In another study, ‘‘fully committed’’ civil rights activists

who were most involved and undertook great personal risks

in the American South during the 1960s reported having

parents who modeled altruism themselves (Rosenhan

1970). From a social learning perspective, direct modeling

of behavior is important. In other words, perhaps the best

way to teach empathy, tolerance, respect, and compassion

to children is by treating them with empathy, tolerance,

respect and compassion (Berkowitz and Grych 1998;

Lickona 1983).

Parents can also pass on altruistic values to their chil-

dren through their style of discipline. In particular, parents

who set standards, explain to their children why rules are

necessary, as well as the consequences of rule-breaking for

others, treat their children with a certain level of respect

and dignity. This style of discipline that emphasizes rea-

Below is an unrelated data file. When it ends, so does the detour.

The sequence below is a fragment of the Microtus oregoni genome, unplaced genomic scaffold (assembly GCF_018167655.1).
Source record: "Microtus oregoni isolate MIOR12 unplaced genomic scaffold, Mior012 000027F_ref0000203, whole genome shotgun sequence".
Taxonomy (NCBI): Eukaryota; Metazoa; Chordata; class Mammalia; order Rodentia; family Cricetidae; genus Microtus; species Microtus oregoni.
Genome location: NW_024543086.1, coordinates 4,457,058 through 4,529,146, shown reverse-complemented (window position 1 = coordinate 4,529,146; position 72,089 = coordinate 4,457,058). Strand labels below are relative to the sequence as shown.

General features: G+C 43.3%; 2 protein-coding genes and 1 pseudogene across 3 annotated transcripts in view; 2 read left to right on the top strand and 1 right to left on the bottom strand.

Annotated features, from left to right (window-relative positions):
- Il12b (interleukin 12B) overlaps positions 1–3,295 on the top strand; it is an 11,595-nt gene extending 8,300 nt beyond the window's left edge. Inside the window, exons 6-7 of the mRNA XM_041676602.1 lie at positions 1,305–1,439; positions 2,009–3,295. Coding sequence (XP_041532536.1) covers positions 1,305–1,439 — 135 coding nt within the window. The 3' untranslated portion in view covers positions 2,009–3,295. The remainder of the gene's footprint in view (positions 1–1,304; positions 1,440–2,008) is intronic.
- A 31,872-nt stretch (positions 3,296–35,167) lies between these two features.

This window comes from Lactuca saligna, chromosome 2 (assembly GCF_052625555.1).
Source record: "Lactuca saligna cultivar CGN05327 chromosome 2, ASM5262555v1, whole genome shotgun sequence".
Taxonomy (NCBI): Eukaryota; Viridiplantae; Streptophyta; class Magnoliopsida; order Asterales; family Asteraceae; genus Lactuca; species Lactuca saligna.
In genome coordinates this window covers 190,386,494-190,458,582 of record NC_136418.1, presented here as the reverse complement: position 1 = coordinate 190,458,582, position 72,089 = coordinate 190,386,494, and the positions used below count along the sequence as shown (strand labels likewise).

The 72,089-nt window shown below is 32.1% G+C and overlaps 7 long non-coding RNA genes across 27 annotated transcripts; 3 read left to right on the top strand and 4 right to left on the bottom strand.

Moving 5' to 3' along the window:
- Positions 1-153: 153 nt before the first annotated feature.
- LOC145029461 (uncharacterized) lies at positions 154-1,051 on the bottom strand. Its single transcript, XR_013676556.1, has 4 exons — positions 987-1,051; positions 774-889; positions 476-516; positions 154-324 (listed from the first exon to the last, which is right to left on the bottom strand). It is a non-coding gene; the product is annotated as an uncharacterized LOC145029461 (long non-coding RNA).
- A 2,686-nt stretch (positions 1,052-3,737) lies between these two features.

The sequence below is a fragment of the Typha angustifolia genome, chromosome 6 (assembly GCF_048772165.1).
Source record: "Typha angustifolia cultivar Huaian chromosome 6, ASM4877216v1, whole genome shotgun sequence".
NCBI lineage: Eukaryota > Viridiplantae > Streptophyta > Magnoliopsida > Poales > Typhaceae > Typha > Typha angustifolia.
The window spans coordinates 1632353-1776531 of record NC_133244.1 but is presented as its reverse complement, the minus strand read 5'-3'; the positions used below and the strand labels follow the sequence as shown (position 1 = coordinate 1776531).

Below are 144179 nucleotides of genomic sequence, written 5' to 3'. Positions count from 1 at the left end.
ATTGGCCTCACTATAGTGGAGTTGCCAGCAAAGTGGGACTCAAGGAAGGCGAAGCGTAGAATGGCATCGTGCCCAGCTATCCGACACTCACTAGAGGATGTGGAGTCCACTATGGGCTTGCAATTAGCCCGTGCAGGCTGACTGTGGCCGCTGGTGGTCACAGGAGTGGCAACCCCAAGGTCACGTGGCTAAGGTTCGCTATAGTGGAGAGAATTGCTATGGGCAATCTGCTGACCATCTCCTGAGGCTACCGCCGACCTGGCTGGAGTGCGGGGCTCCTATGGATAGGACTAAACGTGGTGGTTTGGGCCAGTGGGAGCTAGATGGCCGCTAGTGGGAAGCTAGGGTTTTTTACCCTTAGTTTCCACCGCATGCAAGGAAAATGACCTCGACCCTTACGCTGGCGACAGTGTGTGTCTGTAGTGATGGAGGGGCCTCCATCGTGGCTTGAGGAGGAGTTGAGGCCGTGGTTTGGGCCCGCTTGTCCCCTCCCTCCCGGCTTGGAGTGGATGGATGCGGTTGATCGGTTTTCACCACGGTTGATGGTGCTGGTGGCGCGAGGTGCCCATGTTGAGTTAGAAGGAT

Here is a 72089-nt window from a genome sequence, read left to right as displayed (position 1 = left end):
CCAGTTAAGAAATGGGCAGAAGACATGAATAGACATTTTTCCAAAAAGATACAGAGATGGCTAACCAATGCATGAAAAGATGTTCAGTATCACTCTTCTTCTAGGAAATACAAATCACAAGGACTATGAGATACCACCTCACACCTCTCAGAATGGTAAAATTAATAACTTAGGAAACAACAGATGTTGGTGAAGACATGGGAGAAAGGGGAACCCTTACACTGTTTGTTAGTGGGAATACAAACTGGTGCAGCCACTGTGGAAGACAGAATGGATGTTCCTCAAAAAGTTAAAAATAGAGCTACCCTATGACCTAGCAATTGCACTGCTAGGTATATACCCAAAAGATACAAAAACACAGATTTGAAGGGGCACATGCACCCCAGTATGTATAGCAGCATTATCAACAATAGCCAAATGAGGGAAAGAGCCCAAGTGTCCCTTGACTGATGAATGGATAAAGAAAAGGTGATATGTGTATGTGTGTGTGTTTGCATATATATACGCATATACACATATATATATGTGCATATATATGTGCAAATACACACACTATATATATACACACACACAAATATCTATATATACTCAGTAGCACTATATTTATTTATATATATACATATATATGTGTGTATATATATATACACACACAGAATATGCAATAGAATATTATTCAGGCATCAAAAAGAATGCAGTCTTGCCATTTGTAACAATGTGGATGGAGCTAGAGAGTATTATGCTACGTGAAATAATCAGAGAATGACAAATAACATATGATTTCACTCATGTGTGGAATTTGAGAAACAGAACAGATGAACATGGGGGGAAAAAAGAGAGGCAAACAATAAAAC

soning and the voluntary internalization of standards can

promote healthy moral development in children (Hoffman

1980) and demonstrate an approach that can be emulated

later in life. This approach sharply contrasts with an

authoritarian style of parenting that is based on strict

obedience to authority and coercion through physical

punishment (either threatened or delivered).

Of course, parents are not the only influence on chil-

dren’s moral development. Especially with older children,

other models such as teachers, coaches, and clergy become

increasingly important in development of ethical attitudes

and beliefs (Atkins et al. 2004; Perry and Nixon 2005;

Sizer and Sizer 1999). Further, peers can also influence the

learning of behavior and standards, but modeling by par-

ents and other adults remains a powerful source of learning

(Bandura 1986). Thus, individuals are likely to come

across many potential ethical role models during their